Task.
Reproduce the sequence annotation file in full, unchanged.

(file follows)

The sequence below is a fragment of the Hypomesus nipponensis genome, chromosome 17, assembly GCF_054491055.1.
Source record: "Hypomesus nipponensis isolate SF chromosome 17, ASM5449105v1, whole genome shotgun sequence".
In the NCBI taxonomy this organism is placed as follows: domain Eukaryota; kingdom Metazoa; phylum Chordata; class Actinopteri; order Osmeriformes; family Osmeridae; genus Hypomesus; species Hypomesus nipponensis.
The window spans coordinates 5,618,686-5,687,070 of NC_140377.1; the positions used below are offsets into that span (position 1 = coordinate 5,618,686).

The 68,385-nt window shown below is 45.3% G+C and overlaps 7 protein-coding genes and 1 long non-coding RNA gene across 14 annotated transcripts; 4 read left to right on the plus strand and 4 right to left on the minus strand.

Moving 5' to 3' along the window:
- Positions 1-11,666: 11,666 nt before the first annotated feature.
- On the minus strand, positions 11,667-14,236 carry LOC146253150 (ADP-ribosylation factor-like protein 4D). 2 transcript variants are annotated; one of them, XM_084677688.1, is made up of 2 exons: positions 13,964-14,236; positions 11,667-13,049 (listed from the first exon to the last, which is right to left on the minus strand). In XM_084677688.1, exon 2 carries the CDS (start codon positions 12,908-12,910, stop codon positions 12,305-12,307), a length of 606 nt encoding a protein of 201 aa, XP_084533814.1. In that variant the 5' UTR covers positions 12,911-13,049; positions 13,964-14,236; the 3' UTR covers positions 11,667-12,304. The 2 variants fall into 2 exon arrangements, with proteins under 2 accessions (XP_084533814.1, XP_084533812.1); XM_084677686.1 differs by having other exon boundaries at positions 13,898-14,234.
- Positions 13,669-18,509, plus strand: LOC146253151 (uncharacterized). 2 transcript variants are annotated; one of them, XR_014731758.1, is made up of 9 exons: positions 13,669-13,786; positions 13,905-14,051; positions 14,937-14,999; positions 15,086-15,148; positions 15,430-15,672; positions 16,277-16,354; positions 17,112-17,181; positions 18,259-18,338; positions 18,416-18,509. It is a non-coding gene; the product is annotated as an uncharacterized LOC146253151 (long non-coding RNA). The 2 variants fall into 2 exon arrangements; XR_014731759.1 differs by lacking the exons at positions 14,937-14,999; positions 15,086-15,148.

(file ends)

The sequence below is a fragment of the Hypomesus nipponensis genome, chromosome 17, assembly GCF_054491055.1.
Source record: "Hypomesus nipponensis isolate SF chromosome 17, ASM5449105v1, whole genome shotgun sequence".
In the NCBI taxonomy this organism is placed as follows: domain Eukaryota; kingdom Metazoa; phylum Chordata; class Actinopteri; order Osmeriformes; family Osmeridae; genus Hypomesus; species Hypomesus nipponensis.
The window spans coordinates 5,618,686-5,687,070 of NC_140377.1; the positions used below are offsets into that span (position 1 = coordinate 5,618,686).

The 68,385-nt window shown below is 45.3% G+C and overlaps 7 protein-coding genes and 1 long non-coding RNA gene across 14 annotated transcripts; 4 read left to right on the plus strand and 4 right to left on the minus strand.

Moving 5' to 3' along the window:
- Positions 1-11,666: 11,666 nt before the first annotated feature.
- On the minus strand, positions 11,667-14,236 carry LOC146253150 (ADP-ribosylation factor-like protein 4D). 2 transcript variants are annotated; one of them, XM_084677688.1, is made up of 2 exons: positions 13,964-14,236; positions 11,667-13,049 (listed from the first exon to the last, which is right to left on the minus strand). In XM_084677688.1, exon 2 carries the CDS (start codon positions 12,908-12,910, stop codon positions 12,305-12,307), a length of 606 nt encoding a protein of 201 aa, XP_084533814.1. In that variant the 5' UTR covers positions 12,911-13,049; positions 13,964-14,236; the 3' UTR covers positions 11,667-12,304. The 2 variants fall into 2 exon arrangements, with proteins under 2 accessions (XP_084533814.1, XP_084533812.1); XM_084677686.1 differs by having other exon boundaries at positions 13,898-14,234.
- Positions 13,669-18,509, plus strand: LOC146253151 (uncharacterized). 2 transcript variants are annotated; one of them, XR_014731758.1, is made up of 9 exons: positions 13,669-13,786; positions 13,905-14,051; positions 14,937-14,999; positions 15,086-15,148; positions 15,430-15,672; positions 16,277-16,354; positions 17,112-17,181; positions 18,259-18,338; positions 18,416-18,509. It is a non-coding gene; the product is annotated as an uncharacterized LOC146253151 (long non-coding RNA). The 2 variants fall into 2 exon arrangements; XR_014731759.1 differs by lacking the exons at positions 14,937-14,999; positions 15,086-15,148.